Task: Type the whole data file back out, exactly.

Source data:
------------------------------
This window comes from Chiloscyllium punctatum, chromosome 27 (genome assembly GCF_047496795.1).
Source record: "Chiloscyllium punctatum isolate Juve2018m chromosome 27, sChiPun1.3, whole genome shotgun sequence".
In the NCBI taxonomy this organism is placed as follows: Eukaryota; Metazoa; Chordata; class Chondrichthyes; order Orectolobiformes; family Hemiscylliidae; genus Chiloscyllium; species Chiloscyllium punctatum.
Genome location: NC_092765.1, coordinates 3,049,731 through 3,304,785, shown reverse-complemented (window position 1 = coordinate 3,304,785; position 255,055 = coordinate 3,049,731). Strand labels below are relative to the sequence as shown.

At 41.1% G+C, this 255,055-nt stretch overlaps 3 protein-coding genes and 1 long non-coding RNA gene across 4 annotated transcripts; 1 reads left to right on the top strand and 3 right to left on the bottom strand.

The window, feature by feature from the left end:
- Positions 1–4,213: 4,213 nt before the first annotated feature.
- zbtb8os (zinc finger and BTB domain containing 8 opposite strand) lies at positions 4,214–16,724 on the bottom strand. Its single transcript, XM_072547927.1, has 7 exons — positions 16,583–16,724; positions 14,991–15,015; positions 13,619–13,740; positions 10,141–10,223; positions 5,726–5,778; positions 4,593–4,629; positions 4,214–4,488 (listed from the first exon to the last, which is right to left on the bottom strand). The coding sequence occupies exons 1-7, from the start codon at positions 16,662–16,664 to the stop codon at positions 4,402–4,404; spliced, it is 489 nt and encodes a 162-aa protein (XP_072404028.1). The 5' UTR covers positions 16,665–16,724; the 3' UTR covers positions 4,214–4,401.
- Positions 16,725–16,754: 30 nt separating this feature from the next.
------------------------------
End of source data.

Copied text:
This window comes from Chiloscyllium punctatum, chromosome 27 (genome assembly GCF_047496795.1).
Source record: "Chiloscyllium punctatum isolate Juve2018m chromosome 27, sChiPun1.3, whole genome shotgun sequence".
In the NCBI taxonomy this organism is placed as follows: Eukaryota; Metazoa; Chordata; class Chondrichthyes; order Orectolobiformes; family Hemiscylliidae; genus Chiloscyllium; species Chiloscyllium punctatum.
Genome location: NC_092765.1, coordinates 3,049,731 through 3,304,785, shown reverse-complemented (window position 1 = coordinate 3,304,785; position 255,055 = coordinate 3,049,731). Strand labels below are relative to the sequence as shown.

At 41.1% G+C, this 255,055-nt stretch overlaps 3 protein-coding genes and 1 long non-coding RNA gene across 4 annotated transcripts; 1 reads left to right on the top strand and 3 right to left on the bottom strand.

The window, feature by feature from the left end:
- Positions 1–4,213: 4,213 nt before the first annotated feature.
- zbtb8os (zinc finger and BTB domain containing 8 opposite strand) lies at positions 4,214–16,724 on the bottom strand. Its single transcript, XM_072547927.1, has 7 exons — positions 16,583–16,724; positions 14,991–15,015; positions 13,619–13,740; positions 10,141–10,223; positions 5,726–5,778; positions 4,593–4,629; positions 4,214–4,488 (listed from the first exon to the last, which is right to left on the bottom strand). The coding sequence occupies exons 1-7, from the start codon at positions 16,662–16,664 to the stop codon at positions 4,402–4,404; spliced, it is 489 nt and encodes a 162-aa protein (XP_072404028.1). The 5' UTR covers positions 16,665–16,724; the 3' UTR covers positions 4,214–4,401.
- Positions 16,725–16,754: 30 nt separating this feature from the next.